Take out the pumpkin seeds and flesh and leave a dry cavity if you want your carving to last
Take out the pumpkin seeds and flesh and leave a dry cavity if you want your carving to last

5. Clear it out thoroughly before carving

Before carving it is really important to remove all of the pumpkin's loose flesh and seeds. Leaving any behind will bring in added moisture that you don't need and could prove problematic.

When you've removed all of the pumpkin 'guts' be sure that you have a clean dry cavity inside before carving.

Give your pumpkin some shelter
Give your pumpkin some shelter

6. Give it shelter

Although it is less likely in the UK there are occasions, where with some strong sunshine, that autumnal days can get quite warm and sunny. If your pumpkin has been placed outside or on a windowsill in full glare of the sunlight it will begin to heat-up and rot more quickly. To give your pumpkin the best chance of survival put it in a cool, shady place such as a porch away from the elements.

Bring your pumpkin indoors at night to protect it from the elements and temperature extremes
Bring your pumpkin indoors at night to protect it from the elements and temperature extremes

7. Put it somewhere cool at night

If you've decided to bring your pumpkin indoors away from the risk of rain and damp, be aware of where it might be left to sit in your centrally-heated house. A dark cupboard or even the garage or shed would be better than keeping them indoors around radiators.

Carved pumpkins normally last around three to five days once they've been cut into, but avid pumpkin carvers suggest this can be extended a little by wrapping a pumpkin in a plastic bag and placing it in the fridge overnight should you be struggling to find somewhere cool to keep it.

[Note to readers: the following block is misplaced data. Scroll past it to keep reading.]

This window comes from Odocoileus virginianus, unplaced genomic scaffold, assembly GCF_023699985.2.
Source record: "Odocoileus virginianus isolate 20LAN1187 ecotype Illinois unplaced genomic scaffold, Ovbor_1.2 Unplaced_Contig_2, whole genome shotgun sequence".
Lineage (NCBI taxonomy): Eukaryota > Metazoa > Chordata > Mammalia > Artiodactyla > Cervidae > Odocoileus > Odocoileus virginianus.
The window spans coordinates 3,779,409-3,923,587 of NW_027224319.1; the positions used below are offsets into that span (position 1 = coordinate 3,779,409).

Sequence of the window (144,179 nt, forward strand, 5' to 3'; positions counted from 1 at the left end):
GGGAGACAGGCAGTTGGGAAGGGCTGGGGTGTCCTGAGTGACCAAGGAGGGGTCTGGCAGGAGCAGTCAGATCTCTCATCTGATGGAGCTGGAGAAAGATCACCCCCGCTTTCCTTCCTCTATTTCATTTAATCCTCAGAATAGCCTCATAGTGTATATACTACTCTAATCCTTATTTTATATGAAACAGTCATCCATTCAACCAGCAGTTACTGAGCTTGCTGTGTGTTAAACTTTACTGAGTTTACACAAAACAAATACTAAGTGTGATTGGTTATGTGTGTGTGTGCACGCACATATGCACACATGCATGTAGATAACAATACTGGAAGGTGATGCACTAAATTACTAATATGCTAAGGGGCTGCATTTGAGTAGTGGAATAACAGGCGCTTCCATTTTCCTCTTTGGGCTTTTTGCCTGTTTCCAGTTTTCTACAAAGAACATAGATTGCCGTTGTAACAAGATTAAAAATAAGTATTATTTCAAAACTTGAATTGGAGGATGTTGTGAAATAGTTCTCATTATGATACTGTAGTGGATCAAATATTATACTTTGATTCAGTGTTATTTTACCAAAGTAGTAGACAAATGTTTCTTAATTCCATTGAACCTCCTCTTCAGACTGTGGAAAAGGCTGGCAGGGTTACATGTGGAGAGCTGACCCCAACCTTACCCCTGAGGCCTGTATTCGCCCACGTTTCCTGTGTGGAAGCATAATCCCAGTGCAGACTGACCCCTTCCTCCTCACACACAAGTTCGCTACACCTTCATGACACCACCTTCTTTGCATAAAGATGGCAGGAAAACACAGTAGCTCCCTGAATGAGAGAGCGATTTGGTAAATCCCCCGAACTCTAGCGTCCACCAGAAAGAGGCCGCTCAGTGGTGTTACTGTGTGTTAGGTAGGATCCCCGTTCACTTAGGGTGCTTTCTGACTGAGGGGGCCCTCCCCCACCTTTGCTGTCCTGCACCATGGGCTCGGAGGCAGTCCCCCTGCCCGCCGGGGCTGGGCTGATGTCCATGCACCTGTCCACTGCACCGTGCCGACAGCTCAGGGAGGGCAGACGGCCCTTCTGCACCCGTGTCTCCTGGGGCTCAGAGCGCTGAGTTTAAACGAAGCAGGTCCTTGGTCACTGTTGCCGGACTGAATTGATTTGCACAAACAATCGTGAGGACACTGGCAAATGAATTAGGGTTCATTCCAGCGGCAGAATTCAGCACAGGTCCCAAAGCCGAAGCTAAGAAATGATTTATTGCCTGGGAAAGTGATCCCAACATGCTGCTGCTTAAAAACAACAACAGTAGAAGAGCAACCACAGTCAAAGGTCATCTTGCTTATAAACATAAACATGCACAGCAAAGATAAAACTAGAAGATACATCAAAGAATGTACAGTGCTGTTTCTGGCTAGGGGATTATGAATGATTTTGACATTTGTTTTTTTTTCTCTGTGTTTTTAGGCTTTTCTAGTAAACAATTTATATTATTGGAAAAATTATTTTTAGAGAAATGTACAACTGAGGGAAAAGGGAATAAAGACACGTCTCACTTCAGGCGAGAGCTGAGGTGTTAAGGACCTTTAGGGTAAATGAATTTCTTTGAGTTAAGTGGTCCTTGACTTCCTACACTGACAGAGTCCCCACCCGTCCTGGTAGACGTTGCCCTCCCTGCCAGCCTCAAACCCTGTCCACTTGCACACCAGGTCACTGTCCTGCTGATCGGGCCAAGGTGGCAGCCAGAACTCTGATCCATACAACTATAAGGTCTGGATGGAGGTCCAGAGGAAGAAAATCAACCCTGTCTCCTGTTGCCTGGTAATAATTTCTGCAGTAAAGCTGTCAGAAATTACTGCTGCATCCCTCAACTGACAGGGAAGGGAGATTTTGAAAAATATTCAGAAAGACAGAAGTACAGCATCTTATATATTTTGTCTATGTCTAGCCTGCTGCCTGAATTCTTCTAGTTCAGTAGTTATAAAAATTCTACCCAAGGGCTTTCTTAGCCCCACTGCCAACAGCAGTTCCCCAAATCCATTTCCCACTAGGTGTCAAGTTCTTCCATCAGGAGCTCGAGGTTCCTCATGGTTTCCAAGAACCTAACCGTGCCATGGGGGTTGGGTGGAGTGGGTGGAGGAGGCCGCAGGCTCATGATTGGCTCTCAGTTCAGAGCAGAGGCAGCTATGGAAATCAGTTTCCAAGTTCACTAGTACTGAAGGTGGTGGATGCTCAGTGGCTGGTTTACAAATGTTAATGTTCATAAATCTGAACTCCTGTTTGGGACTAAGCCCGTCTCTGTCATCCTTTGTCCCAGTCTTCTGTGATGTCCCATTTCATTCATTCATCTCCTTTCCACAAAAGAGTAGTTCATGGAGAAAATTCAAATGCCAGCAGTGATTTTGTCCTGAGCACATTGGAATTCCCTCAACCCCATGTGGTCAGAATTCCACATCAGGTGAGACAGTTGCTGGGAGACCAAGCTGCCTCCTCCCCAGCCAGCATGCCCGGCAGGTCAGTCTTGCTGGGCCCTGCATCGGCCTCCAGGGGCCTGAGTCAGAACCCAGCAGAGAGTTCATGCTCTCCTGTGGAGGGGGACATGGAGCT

Ice can help revive a flagging pumpkin
Ice can help revive a flagging pumpkin

8. Give it an ice bath

If you couldn't persuade the kids not to carve the pumpkin and it's looking less than its best by Halloween there is a speedy short-term fix that can bring your drab-looking squash back to life temporarily.

Filling a bucket with ice cold water and plenty of ice and plunging the pumpkin into the frozen mixture for a few hours, or even overnight, can help to rehydrate the flesh and keep it going just that little bit longer. Once removed from the bucket, pat it dry with kitchen paper or a cloth.

Use a battery powered light inside your pumpkin
Use a battery powered light inside your pumpkin

9. Use a battery-operated flame

Warmth will dehydrate your pumpkin and speed up the shrivelling process so, alongside being a much safer option, using battery-powered LED tea lights rather than real candles and flames will not only keep your guests and neighbours safe but keep your pumpkin lasting longer too.

Read more: Pumpkin patch doubles in size for second year